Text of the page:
Editorial: Contract offer to LIRR workers is better for riders

MTA chairman and CEO Thomas Prendergast exits closed-door MTA chairman and CEO Thomas Prendergast exits closed-door negotiations between Long Island Rail Road labor leaders and MTA negotiators at the New York Marriott East after making a statement in support of the LIRR's proposal on Tuesday, April 22, 2014. Photo Credit: Charles Eckert

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Metropolitan Transportation Authority officials this week put an equitable offer on the table in the agency's mediation with Long Island Rail Road unions to avert a crippling strike this summer.

The proposal would raise pay by 11 percent over six years for the 5,800 workers in the national railway union who come under federal jurisdiction. Unfortunately, that's a long way from the 17 percent, six-year increase the LIRR's unions submitted this week as their final offer and the recommendation in December by a previous panel of mediators appointed by President Barack Obama.

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The current three-member mediation board in New York City must choose between the two proposals and deliver a nonbinding recommendation no later than May 20.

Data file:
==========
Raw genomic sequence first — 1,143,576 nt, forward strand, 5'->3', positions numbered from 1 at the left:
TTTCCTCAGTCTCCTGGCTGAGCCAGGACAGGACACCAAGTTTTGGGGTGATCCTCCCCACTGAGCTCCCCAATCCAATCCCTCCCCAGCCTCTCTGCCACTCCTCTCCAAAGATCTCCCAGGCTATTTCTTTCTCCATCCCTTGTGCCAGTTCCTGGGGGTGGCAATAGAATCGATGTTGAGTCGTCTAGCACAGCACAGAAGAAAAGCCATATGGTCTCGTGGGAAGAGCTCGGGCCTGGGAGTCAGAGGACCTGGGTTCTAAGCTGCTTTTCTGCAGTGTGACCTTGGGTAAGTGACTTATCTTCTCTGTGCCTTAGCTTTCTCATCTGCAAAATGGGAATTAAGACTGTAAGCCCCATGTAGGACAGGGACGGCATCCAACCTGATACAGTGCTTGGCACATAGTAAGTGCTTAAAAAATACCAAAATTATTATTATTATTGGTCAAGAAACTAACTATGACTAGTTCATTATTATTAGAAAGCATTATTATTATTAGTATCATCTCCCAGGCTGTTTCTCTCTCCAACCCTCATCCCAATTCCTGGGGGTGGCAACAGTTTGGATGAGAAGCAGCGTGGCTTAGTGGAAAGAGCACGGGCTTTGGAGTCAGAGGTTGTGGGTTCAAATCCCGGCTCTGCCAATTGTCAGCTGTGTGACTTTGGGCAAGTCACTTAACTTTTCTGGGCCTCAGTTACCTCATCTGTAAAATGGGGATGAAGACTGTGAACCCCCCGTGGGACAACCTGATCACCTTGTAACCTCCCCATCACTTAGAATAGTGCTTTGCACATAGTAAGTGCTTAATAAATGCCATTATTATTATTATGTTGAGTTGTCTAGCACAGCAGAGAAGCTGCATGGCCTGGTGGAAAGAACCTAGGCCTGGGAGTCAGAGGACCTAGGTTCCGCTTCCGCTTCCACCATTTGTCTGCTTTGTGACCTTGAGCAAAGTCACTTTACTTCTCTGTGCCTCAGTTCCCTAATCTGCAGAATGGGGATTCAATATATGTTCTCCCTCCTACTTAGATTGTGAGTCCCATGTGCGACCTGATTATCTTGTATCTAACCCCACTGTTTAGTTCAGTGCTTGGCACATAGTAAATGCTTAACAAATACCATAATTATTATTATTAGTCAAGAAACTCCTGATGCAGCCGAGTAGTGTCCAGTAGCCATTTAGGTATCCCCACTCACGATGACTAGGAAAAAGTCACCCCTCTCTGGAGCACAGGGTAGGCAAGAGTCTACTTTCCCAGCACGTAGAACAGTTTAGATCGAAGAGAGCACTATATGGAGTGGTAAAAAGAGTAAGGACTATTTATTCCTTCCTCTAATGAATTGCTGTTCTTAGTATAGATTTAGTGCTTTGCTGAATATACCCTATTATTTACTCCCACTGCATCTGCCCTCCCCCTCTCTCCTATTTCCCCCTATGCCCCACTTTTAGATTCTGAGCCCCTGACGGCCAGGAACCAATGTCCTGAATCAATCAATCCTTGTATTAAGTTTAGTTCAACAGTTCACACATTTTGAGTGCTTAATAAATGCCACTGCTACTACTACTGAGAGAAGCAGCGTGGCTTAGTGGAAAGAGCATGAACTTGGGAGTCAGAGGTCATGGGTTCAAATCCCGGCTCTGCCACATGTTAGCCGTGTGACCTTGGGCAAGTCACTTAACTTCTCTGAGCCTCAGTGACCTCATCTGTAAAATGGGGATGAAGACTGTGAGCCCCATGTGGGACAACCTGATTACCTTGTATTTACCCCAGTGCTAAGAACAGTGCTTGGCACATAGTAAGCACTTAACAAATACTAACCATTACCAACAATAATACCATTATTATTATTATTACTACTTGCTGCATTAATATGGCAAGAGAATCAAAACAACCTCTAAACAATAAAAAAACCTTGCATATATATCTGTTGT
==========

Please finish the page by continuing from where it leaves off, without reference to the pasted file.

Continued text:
The board should embrace the MTA's offer for a 3 percent raise in the first year, 1 percent in the second and third years and 2 percent in each of the last three years. That's a substantial but realistic pay increase for LIRR workers, who have been without a contract since 2010. And it's far and away the better deal for LIRR riders and taxpayers, who pay the bills.

It's modeled after a deal the MTA reached last week with the Transport Workers Union that, if ratified by that union's members, would raise wages about 8 percent over six years for New York City transit workers.

With a strike looming as soon as July, the two sides will meet Thursday, taking the board's suggestion that they try to work out a deal. If the Sheet Metal, Air, Rail and Transportation Union-United Transportation Union and the LIRR's smaller unions want higher raises than the MTA has offered, they should offer up work-rule changes to cover the additional cost.

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What LIRR riders need is an affordable deal that will keep the trains running.

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